Wednesday, February 16, 2011

Canadian Gasoline Prices in 2011

The Globe and Mail have an interesting map on their website today showing gasoline prices per litre in various cities across Canada. Prices for each city are the 2011 average (as of Feb. 15, 2011).

There are slightly less than 4 litres in an American gallon and slightly more than 4.5 litres in an Imperial gallon

Sorry, I chopped off Whitehorse at 110-119.9 per litre.

9 comments:

  1. Back in the 70s gas was cheaper in Canada than the US. It seemed higher, but it was the imperial gallon. In '79 we drove across Canada from Winnipeg to BC on our way to Seattle. In the 90s it was higher in Canada and it was litres. In any case the roads in Canada were always in good shape!!

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  2. Kulkiri is right. I drove trucks across Canada in the mid 70s. Even with the exchange rate figured in, Diesel fuel was cheaper.

    The added bonus was Canadian beer had a higher alcohol content.

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  3. This morning I paid 107.9 a litre. I'm just north of Toronto.

    ((Hugs))
    Laura

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  4. The cheap Canadian gas in the 1970's was Pierre Trudeau's National Energy Policy which force-ably kept Canadian energy prices below world prices. Alberta figures it cost the province about $3 billion in lost revenues and has NEVER forgiven the Liberal Party for it.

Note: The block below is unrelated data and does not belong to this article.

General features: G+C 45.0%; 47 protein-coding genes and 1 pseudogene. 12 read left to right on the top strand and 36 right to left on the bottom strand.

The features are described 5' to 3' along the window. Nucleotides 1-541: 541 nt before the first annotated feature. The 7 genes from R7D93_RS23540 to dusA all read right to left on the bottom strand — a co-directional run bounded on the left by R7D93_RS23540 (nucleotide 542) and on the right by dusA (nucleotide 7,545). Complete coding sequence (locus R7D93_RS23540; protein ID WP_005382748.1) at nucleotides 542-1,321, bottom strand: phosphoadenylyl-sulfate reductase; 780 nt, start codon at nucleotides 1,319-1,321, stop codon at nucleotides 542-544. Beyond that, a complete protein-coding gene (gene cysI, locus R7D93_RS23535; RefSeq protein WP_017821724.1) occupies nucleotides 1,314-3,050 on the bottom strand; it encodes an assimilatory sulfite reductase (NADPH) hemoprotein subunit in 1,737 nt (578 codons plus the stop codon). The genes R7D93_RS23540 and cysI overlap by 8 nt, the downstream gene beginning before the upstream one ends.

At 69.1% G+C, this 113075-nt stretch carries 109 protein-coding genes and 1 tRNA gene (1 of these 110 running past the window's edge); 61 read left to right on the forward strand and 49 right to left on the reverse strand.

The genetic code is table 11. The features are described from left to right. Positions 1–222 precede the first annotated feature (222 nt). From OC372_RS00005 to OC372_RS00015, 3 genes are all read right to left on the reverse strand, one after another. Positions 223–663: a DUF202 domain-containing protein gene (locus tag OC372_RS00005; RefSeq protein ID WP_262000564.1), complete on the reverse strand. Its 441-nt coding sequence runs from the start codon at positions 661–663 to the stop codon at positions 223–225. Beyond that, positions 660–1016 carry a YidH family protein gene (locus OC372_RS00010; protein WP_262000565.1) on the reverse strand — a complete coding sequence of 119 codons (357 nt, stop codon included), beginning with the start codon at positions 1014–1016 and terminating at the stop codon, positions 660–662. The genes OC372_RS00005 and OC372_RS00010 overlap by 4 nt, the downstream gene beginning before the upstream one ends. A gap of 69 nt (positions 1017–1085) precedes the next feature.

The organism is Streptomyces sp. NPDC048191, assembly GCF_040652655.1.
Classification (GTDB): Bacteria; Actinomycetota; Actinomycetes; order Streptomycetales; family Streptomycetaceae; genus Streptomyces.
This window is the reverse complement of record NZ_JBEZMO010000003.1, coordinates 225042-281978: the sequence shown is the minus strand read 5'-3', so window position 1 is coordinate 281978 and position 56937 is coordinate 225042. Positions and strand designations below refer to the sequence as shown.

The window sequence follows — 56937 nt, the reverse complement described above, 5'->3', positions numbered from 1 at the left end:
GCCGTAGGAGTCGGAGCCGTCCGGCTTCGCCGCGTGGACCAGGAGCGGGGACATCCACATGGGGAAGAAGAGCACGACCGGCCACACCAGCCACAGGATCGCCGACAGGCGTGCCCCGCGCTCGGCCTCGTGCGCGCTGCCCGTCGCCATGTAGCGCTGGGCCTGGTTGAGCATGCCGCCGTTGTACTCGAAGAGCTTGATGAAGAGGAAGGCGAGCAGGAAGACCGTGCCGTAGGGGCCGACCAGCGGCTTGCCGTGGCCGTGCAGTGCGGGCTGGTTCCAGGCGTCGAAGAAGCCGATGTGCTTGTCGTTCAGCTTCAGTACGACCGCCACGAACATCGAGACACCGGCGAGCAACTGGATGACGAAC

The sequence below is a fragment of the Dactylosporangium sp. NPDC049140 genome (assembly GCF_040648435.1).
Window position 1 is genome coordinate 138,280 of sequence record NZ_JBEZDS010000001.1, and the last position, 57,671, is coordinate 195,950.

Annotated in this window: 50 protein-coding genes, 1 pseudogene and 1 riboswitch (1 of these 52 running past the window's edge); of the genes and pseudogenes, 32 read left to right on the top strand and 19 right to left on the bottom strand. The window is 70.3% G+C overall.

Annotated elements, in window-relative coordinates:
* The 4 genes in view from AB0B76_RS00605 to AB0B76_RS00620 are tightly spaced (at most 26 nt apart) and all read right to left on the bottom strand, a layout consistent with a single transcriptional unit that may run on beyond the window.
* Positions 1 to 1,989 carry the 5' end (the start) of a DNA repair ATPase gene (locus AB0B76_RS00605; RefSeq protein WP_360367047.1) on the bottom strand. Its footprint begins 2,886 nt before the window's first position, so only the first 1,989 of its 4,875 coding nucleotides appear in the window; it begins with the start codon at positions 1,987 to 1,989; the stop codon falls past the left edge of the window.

Laura, that is roughly what we are paying for 95 octane gas here in Zhovti Vody. Our motors are much smaller and higher compression than NA so we must burn a higher octane gasoline. There is one or two higher than 95 in the big cities where the fancy cars are located.

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  5. Daily Chart from the Economist today is right on subject.
    http://www.economist.com/blogs/dailychart/2011/02/fuel_prices#comment-833405

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  6. In Congress, Arizona regular gas is $3.39 a gallon...diesel $3.79 and gallon...slightly cheaper in Phoenix but not much....I really feel for the people that have no choice...those that drive long distances for work...

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  7. The real kicker in all this folks is that supplies are up while demand is down. Somebody's playing speculator here me thinks. The same is happening with food.
    Strange that Canada has one of the largest supplies of oil and now one of the highest prices if you factor out the added taxes in Europe.

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  8. If you factor out the added taxes, the US pays more than Europe and has for many years.

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  9. It may well be speculation that oil supplies will tighten considerable if something untoward happens in the Middle East. Canadian gas prices are high at the pump because it includes about 33 to 35% taxes, both federal and provincial.

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